Surgical pathology in sub-Saharan Africa—volunteering in Malawi
- 313 Downloads
The breadth of material found in surgical pathology services in African countries differs from the common spectrum of “the West”. We report our experience of a voluntary work in the pathology departments of Blantyre and Lilongwe, Malawi. During a 6-week period, 405 cases (378 histology and 27 cytology cases) were processed. The vast majority showed significant pathological findings (n = 369; 91.1 %): 175 cases (47.4 %) were non-tumoral conditions with predominance of inflammatory lesions, e.g., schistosomiasis (n = 11) and tuberculosis (n = 11). There were 39 (10.6 %) benign tumors or tumor-like lesions. Intraepithelial neoplasia of the cervix uteri dominated among premalignant conditions (n = 15; 4.1 %). The large group of malignancies (n = 140; 37.9 %) comprised 11 pediatric tumors (e.g., rhabdomyosarcoma, small blue round cell tumors) and 129 adult tumors. Among women (n = 76), squamous cell carcinomas (SCCs) of the cervix uteri predominated (n = 25; 32.9 %), followed by breast carcinomas (n = 12; 15.8 %) and esophageal SCC (n = 9; 11.8 %). Males (n = 53) most often showed SCC of the esophagus (n = 9; 17.0 %) and of the urinary bladder (n = 7; 13.2 %). Lymphomas (n = 7) and Kaposi's sarcomas (n = 6) were less frequent. Differences compared to the western world include the character of the conditions in general, the spectrum of inflammatory lesions, and the young age of adult tumor patients (median 45 years; range 18–87 years). Providing pathology service in a low-resource country may be handicapped by lack of personnel, inadequate material resources, or insufficient infrastructure. Rotating volunteers offer a bridge for capacity building of both personnel and the local medical service; in addition, the volunteer's horizons are broadened professionally and personally.
KeywordsPathology Low-resource country Africa
The authors thank Kingsley Makwakwa and Fred Chimzimu for excellent technical assistance, and Rob Krysiak and our housekeeper Naomi for taking care of us during our stay in Lilongwe and Blantyre, respectively. We also like to thank Heinz Hoenecke (Pathologists Overseas) for bringing us in contact with the Pathologists for Malawi Project. Furthermore, we thank Katja Specht, MD for expert reevaluation of some tricky cases back at home.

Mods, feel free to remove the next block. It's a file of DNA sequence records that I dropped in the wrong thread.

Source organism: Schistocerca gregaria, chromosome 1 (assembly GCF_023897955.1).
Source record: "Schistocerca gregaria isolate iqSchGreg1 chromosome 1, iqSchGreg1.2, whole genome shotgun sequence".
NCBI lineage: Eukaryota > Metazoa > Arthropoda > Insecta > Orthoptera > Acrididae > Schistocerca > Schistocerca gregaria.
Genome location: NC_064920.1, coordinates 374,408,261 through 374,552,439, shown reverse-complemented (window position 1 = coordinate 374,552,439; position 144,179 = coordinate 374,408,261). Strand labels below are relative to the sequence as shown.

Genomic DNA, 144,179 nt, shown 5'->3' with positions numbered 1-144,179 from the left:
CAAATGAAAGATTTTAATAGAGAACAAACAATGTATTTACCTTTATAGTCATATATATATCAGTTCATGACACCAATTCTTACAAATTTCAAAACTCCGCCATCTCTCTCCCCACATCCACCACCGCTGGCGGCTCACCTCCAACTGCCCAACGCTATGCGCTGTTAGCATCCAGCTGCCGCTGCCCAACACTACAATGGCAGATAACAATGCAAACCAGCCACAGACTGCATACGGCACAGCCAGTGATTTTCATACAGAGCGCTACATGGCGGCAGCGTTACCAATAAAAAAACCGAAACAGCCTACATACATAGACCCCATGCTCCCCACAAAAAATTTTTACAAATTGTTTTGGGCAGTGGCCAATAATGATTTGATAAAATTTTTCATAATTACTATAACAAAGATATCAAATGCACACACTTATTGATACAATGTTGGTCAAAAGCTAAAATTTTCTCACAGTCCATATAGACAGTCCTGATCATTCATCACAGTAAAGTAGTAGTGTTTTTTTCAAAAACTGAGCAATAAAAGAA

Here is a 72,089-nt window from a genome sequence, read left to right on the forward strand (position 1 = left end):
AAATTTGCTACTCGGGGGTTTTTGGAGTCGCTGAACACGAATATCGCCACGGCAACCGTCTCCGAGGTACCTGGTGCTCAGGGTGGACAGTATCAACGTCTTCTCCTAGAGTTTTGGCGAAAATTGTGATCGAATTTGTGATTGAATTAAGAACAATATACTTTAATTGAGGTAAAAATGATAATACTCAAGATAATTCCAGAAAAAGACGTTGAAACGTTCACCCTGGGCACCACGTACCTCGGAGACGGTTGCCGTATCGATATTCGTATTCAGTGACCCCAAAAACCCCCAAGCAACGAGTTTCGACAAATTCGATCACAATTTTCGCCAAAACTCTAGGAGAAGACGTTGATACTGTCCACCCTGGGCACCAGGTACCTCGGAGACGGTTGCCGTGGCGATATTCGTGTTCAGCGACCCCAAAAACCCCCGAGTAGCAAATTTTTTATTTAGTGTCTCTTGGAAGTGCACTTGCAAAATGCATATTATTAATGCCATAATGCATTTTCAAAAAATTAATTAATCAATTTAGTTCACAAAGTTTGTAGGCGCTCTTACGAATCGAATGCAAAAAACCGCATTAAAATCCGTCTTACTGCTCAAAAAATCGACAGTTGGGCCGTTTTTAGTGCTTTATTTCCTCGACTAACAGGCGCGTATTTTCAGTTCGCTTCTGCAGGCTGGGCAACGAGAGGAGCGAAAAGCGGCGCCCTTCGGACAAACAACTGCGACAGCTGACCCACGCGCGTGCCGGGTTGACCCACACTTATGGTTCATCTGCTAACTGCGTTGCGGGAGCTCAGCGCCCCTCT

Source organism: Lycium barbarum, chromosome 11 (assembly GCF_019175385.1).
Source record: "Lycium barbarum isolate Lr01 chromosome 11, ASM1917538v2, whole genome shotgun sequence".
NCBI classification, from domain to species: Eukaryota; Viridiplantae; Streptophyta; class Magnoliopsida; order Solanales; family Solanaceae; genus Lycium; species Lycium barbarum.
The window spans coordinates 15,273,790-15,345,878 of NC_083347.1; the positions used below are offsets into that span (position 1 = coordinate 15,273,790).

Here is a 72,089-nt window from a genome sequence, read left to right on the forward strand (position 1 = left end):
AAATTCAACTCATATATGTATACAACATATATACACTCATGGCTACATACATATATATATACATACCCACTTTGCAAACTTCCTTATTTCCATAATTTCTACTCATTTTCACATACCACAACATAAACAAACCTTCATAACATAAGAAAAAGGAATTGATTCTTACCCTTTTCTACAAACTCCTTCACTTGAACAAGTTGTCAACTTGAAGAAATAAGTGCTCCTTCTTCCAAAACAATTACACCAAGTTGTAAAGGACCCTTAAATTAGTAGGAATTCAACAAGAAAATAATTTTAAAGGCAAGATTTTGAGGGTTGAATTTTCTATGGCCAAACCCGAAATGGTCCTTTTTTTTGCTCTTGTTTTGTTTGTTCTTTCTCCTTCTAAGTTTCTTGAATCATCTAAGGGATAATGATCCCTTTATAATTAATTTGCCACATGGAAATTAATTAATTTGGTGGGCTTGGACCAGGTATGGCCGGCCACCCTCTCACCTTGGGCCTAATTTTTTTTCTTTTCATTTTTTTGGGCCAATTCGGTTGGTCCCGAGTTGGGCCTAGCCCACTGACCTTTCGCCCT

Conflict of interest
The authors declare no conflict of interest.
- 4.Wikipedia (2012) Malawi. http://en.wikipedia.org/wiki/Malawi. Accessed 10 Jan 2012
- 10.WHO (2011) Global tuberculosis control 2011. http://www.who.int/gho/mdg/diseases/hiv/en/index.html. World Health Organization, Geneva, Switzerland http://www.who.int/tb/publications/global_report/2011/gtbr11_full.pdf
- 21.Sammon AM (2007) Carcinogens and endemic squamous cancer of the oesophagus in Transkei, South Africa. Environmental initiation is the dominant factor; tobacco or other carcinogens of low potency or concentration are sufficient for carcinogenesis in the predisposed mucosa. Med Hypotheses 69(1):125–131PubMedCrossRefGoogle Scholar
- 22.Sammon AM, Iputo JE (2006) Maize meal predisposes to endemic squamous cancer of the oesophagus in Africa: breakdown of esterified linoleic acid to the free form in stored meal leads to increased intragastric PGE2 production and a low-acid reflux. Med Hypotheses 67(6):1431–1436PubMedCrossRefGoogle Scholar
- 23.Patel K, Mining S, Wakhisi J, Gheit T, Tommasino M, Martel-Planche G, Hainaut P, Abedi-Ardekani B (2011) TP53 mutations, human papilloma virus DNA and inflammation markers in esophageal squamous cell carcinoma from the Rift Valley, a high-incidence area in Kenya. BMC Res Notes 4:469. doi: 10.1186/1756-0500-4-469 PubMedCrossRefGoogle Scholar
- 30.Msyamboza KP, Dzamalala C, Mdokwe C, Kamiza S, Lemerani M, Dzowela T, Kathyola D, Parkin DM (2011) Burden of cancer in Malawi; common types, incidence and trends 2007–2010: national population based cancer registry. Paper presented at the 15th College of Medicine Research Dissemination Conference, Blantyre, Malawi, 15th November 2011Google Scholar
- 33.Naresh KN, Ibrahim HAH, Lazzi S, Rince P, Onorati M, Ambrosio MR, Bilhou-Nabera C, Amen F, Reid A, Mawanda M, Calbi V, Ogwang M, Rogena E, Byakika B, Sayed S, Moshi E, Mwakigonja A, Raphael M, Magrath I, Leoncini L (2011) Diagnosis of Burkitt lymphoma using an algorithmic approach—applicable in both resource-poor and resource-rich countries. Br J Haematol 154(6):770–776. doi: 10.1111/j.1365-2141.2011.08771.x CrossRefGoogle Scholar
- 34.Farmer P, Frenk J, Knaul FM, Shulman LN, Alleyne G, Armstrong L, Atun R, Blayney D, Chen L, Feachem R, Gospodarowicz M, Gralow J, Gupta S, Langer A, Lob-Levyt J, Neal C, Mbewu A, Mired D, Piot P, Reddy KS, Sachs JD, Sarhan M, Seffrin JR (2010) Expansion of cancer care and control in countries of low and middle income: a call to action. Lancet 376(9747):1186–1193. doi: 10.1016/s0140-6736(10)61152-x PubMedCrossRefGoogle Scholar
- 35.Anderson BO, Cazap E, El Saghir NS, Yip CH, Khaled HM, Otero IV, Adebamowo CA, Badwe RA, Harford JB (2011) Optimisation of breast cancer management in low-resource and middle-resource countries: executive summary of the Breast Health Global Initiative consensus, 2010. Lancet Oncol 12(4):387–398. doi: 10.1016/S1470-2045(11)70031-6 PubMedCrossRefGoogle Scholar
- 36.Stalsberg H, Awuah B, Ibarra JA, Nsiah-Asare A (2008) Re-establishing a surgical pathology service in Kumasi, Ghana: case report and discussion of barriers and key elements of a successful collaboration between low- and high-resource countries. Cancer 113(8 Suppl):2338–2346. doi: 10.1002/cncr.23830 PubMedCrossRefGoogle Scholar